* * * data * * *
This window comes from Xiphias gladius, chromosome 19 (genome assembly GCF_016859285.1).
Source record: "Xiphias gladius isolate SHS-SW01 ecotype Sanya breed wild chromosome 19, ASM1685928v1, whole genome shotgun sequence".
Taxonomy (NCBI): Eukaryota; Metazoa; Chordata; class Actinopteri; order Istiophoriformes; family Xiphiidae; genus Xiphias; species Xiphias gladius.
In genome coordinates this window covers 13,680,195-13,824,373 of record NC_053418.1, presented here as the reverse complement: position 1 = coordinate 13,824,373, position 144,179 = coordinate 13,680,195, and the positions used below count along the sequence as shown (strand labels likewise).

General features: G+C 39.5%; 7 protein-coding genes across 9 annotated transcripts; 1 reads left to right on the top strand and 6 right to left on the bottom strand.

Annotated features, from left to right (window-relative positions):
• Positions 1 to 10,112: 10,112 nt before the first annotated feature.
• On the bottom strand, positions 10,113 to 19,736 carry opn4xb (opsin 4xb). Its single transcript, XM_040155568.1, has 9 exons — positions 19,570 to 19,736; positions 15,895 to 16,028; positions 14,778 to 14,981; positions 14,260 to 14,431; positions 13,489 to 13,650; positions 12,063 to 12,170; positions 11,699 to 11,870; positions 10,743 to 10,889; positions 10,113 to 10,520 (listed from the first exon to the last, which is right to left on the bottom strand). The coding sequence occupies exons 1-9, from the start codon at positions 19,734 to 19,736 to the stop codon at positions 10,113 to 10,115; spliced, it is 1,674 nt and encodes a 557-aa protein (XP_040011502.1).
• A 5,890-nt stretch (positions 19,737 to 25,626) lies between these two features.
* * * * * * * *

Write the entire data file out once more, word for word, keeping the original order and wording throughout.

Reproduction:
This window comes from Xiphias gladius, chromosome 19 (genome assembly GCF_016859285.1).
Source record: "Xiphias gladius isolate SHS-SW01 ecotype Sanya breed wild chromosome 19, ASM1685928v1, whole genome shotgun sequence".
Taxonomy (NCBI): Eukaryota; Metazoa; Chordata; class Actinopteri; order Istiophoriformes; family Xiphiidae; genus Xiphias; species Xiphias gladius.
In genome coordinates this window covers 13,680,195-13,824,373 of record NC_053418.1, presented here as the reverse complement: position 1 = coordinate 13,824,373, position 144,179 = coordinate 13,680,195, and the positions used below count along the sequence as shown (strand labels likewise).

General features: G+C 39.5%; 7 protein-coding genes across 9 annotated transcripts; 1 reads left to right on the top strand and 6 right to left on the bottom strand.

Annotated features, from left to right (window-relative positions):
• Positions 1 to 10,112: 10,112 nt before the first annotated feature.
• On the bottom strand, positions 10,113 to 19,736 carry opn4xb (opsin 4xb). Its single transcript, XM_040155568.1, has 9 exons — positions 19,570 to 19,736; positions 15,895 to 16,028; positions 14,778 to 14,981; positions 14,260 to 14,431; positions 13,489 to 13,650; positions 12,063 to 12,170; positions 11,699 to 11,870; positions 10,743 to 10,889; positions 10,113 to 10,520 (listed from the first exon to the last, which is right to left on the bottom strand). The coding sequence occupies exons 1-9, from the start codon at positions 19,734 to 19,736 to the stop codon at positions 10,113 to 10,115; spliced, it is 1,674 nt and encodes a 557-aa protein (XP_040011502.1).
• A 5,890-nt stretch (positions 19,737 to 25,626) lies between these two features.